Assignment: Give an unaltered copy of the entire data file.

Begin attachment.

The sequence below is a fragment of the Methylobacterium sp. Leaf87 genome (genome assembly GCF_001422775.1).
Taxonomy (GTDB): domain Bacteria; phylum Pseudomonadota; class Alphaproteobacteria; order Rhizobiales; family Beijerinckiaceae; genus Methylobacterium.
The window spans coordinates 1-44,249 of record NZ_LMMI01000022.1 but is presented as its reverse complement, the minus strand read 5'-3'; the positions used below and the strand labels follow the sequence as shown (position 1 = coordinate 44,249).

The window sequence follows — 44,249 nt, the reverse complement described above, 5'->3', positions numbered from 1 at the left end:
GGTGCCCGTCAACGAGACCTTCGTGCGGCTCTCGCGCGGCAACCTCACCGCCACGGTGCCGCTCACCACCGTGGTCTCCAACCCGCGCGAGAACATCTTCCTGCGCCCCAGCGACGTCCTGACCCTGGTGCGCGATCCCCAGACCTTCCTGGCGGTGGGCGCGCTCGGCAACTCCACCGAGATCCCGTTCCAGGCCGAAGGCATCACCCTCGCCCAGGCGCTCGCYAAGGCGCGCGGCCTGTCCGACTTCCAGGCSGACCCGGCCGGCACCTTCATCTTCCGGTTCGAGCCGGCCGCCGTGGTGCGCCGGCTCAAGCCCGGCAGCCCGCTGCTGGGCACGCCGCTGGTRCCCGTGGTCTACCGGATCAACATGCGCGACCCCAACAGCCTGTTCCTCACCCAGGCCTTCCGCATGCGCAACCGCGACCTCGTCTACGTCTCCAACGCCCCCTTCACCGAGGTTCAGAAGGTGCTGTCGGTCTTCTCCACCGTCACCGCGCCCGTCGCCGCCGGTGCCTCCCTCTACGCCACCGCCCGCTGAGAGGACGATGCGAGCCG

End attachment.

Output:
The sequence below is a fragment of the Methylobacterium sp. Leaf87 genome (genome assembly GCF_001422775.1).
Taxonomy (GTDB): domain Bacteria; phylum Pseudomonadota; class Alphaproteobacteria; order Rhizobiales; family Beijerinckiaceae; genus Methylobacterium.
The window spans coordinates 1-44,249 of record NZ_LMMI01000022.1 but is presented as its reverse complement, the minus strand read 5'-3'; the positions used below and the strand labels follow the sequence as shown (position 1 = coordinate 44,249).

The window sequence follows — 44,249 nt, the reverse complement described above, 5'->3', positions numbered from 1 at the left end:
GGTGCCCGTCAACGAGACCTTCGTGCGGCTCTCGCGCGGCAACCTCACCGCCACGGTGCCGCTCACCACCGTGGTCTCCAACCCGCGCGAGAACATCTTCCTGCGCCCCAGCGACGTCCTGACCCTGGTGCGCGATCCCCAGACCTTCCTGGCGGTGGGCGCGCTCGGCAACTCCACCGAGATCCCGTTCCAGGCCGAAGGCATCACCCTCGCCCAGGCGCTCGCYAAGGCGCGCGGCCTGTCCGACTTCCAGGCSGACCCGGCCGGCACCTTCATCTTCCGGTTCGAGCCGGCCGCCGTGGTGCGCCGGCTCAAGCCCGGCAGCCCGCTGCTGGGCACGCCGCTGGTRCCCGTGGTCTACCGGATCAACATGCGCGACCCCAACAGCCTGTTCCTCACCCAGGCCTTCCGCATGCGCAACCGCGACCTCGTCTACGTCTCCAACGCCCCCTTCACCGAGGTTCAGAAGGTGCTGTCGGTCTTCTCCACCGTCACCGCGCCCGTCGCCGCCGGTGCCTCCCTCTACGCCACCGCCCGCTGAGAGGACGATGCGAGCCG